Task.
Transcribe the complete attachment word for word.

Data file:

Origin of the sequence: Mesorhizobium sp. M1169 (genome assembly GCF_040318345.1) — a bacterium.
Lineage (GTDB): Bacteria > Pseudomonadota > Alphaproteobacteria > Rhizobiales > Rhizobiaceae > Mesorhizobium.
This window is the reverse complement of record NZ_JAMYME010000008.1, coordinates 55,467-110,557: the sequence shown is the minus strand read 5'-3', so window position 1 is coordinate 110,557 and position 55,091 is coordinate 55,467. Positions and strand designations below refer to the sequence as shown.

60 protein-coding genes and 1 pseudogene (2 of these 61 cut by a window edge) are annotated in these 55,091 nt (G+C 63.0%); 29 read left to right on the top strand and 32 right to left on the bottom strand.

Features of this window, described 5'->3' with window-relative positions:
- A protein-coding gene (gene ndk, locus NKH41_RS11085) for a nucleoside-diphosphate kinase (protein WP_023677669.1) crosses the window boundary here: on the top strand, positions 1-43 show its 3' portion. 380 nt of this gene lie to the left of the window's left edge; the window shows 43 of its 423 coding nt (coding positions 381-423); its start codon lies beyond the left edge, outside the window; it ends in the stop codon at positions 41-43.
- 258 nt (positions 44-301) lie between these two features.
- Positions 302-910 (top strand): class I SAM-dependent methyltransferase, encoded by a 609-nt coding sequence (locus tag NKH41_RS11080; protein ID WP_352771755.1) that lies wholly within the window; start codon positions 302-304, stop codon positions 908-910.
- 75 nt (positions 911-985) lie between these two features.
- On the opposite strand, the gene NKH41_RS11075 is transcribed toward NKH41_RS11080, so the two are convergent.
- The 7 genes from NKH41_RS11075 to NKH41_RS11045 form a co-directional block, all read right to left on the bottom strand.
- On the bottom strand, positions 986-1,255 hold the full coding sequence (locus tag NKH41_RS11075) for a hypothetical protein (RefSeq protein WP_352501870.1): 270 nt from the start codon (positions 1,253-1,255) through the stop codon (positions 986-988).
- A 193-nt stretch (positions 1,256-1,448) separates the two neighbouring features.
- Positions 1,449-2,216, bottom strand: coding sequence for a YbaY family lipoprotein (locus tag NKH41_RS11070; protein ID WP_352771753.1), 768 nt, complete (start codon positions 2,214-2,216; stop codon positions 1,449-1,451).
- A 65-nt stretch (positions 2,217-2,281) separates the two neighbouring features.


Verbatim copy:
Origin of the sequence: Mesorhizobium sp. M1169 (genome assembly GCF_040318345.1) — a bacterium.
Lineage (GTDB): Bacteria > Pseudomonadota > Alphaproteobacteria > Rhizobiales > Rhizobiaceae > Mesorhizobium.
This window is the reverse complement of record NZ_JAMYME010000008.1, coordinates 55,467-110,557: the sequence shown is the minus strand read 5'-3', so window position 1 is coordinate 110,557 and position 55,091 is coordinate 55,467. Positions and strand designations below refer to the sequence as shown.

60 protein-coding genes and 1 pseudogene (2 of these 61 cut by a window edge) are annotated in these 55,091 nt (G+C 63.0%); 29 read left to right on the top strand and 32 right to left on the bottom strand.

Features of this window, described 5'->3' with window-relative positions:
- A protein-coding gene (gene ndk, locus NKH41_RS11085) for a nucleoside-diphosphate kinase (protein WP_023677669.1) crosses the window boundary here: on the top strand, positions 1-43 show its 3' portion. 380 nt of this gene lie to the left of the window's left edge; the window shows 43 of its 423 coding nt (coding positions 381-423); its start codon lies beyond the left edge, outside the window; it ends in the stop codon at positions 41-43.
- 258 nt (positions 44-301) lie between these two features.
- Positions 302-910 (top strand): class I SAM-dependent methyltransferase, encoded by a 609-nt coding sequence (locus tag NKH41_RS11080; protein ID WP_352771755.1) that lies wholly within the window; start codon positions 302-304, stop codon positions 908-910.
- 75 nt (positions 911-985) lie between these two features.
- On the opposite strand, the gene NKH41_RS11075 is transcribed toward NKH41_RS11080, so the two are convergent.
- The 7 genes from NKH41_RS11075 to NKH41_RS11045 form a co-directional block, all read right to left on the bottom strand.
- On the bottom strand, positions 986-1,255 hold the full coding sequence (locus tag NKH41_RS11075) for a hypothetical protein (RefSeq protein WP_352501870.1): 270 nt from the start codon (positions 1,253-1,255) through the stop codon (positions 986-988).
- A 193-nt stretch (positions 1,256-1,448) separates the two neighbouring features.
- Positions 1,449-2,216, bottom strand: coding sequence for a YbaY family lipoprotein (locus tag NKH41_RS11070; protein ID WP_352771753.1), 768 nt, complete (start codon positions 2,214-2,216; stop codon positions 1,449-1,451).
- A 65-nt stretch (positions 2,217-2,281) separates the two neighbouring features.